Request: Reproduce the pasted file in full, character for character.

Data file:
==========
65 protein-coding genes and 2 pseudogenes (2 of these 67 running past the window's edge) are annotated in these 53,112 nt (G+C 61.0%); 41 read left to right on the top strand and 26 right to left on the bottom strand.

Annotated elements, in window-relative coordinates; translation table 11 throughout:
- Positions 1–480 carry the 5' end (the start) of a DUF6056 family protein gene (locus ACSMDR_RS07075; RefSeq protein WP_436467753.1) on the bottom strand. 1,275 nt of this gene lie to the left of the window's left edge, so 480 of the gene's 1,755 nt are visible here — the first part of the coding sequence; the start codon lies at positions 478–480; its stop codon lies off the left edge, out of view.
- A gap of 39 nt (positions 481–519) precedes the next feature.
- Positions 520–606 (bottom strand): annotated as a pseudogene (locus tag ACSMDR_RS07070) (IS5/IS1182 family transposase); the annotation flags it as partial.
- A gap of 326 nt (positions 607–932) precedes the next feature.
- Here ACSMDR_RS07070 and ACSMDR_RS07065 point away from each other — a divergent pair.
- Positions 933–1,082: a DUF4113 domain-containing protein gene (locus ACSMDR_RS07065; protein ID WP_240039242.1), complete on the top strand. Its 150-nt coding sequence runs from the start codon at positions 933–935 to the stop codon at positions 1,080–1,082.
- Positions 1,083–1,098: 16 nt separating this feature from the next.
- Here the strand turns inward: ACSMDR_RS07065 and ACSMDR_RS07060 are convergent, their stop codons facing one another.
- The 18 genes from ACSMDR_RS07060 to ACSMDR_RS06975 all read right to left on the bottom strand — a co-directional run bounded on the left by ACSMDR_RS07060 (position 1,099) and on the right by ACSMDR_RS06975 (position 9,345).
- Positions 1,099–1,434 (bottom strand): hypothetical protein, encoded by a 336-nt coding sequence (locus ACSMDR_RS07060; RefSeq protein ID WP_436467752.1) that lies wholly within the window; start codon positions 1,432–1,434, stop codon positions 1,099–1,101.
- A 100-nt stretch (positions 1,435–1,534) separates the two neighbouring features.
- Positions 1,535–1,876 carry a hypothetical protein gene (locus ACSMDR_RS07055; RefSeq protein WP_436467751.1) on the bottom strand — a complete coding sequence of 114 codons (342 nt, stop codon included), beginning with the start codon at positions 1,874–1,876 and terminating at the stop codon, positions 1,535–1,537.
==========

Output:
65 protein-coding genes and 2 pseudogenes (2 of these 67 running past the window's edge) are annotated in these 53,112 nt (G+C 61.0%); 41 read left to right on the top strand and 26 right to left on the bottom strand.

Annotated elements, in window-relative coordinates; translation table 11 throughout:
- Positions 1–480 carry the 5' end (the start) of a DUF6056 family protein gene (locus ACSMDR_RS07075; RefSeq protein WP_436467753.1) on the bottom strand. 1,275 nt of this gene lie to the left of the window's left edge, so 480 of the gene's 1,755 nt are visible here — the first part of the coding sequence; the start codon lies at positions 478–480; its stop codon lies off the left edge, out of view.
- A gap of 39 nt (positions 481–519) precedes the next feature.
- Positions 520–606 (bottom strand): annotated as a pseudogene (locus tag ACSMDR_RS07070) (IS5/IS1182 family transposase); the annotation flags it as partial.
- A gap of 326 nt (positions 607–932) precedes the next feature.
- Here ACSMDR_RS07070 and ACSMDR_RS07065 point away from each other — a divergent pair.
- Positions 933–1,082: a DUF4113 domain-containing protein gene (locus ACSMDR_RS07065; protein ID WP_240039242.1), complete on the top strand. Its 150-nt coding sequence runs from the start codon at positions 933–935 to the stop codon at positions 1,080–1,082.
- Positions 1,083–1,098: 16 nt separating this feature from the next.
- Here the strand turns inward: ACSMDR_RS07065 and ACSMDR_RS07060 are convergent, their stop codons facing one another.
- The 18 genes from ACSMDR_RS07060 to ACSMDR_RS06975 all read right to left on the bottom strand — a co-directional run bounded on the left by ACSMDR_RS07060 (position 1,099) and on the right by ACSMDR_RS06975 (position 9,345).
- Positions 1,099–1,434 (bottom strand): hypothetical protein, encoded by a 336-nt coding sequence (locus ACSMDR_RS07060; RefSeq protein ID WP_436467752.1) that lies wholly within the window; start codon positions 1,432–1,434, stop codon positions 1,099–1,101.
- A 100-nt stretch (positions 1,435–1,534) separates the two neighbouring features.
- Positions 1,535–1,876 carry a hypothetical protein gene (locus ACSMDR_RS07055; RefSeq protein WP_436467751.1) on the bottom strand — a complete coding sequence of 114 codons (342 nt, stop codon included), beginning with the start codon at positions 1,874–1,876 and terminating at the stop codon, positions 1,535–1,537.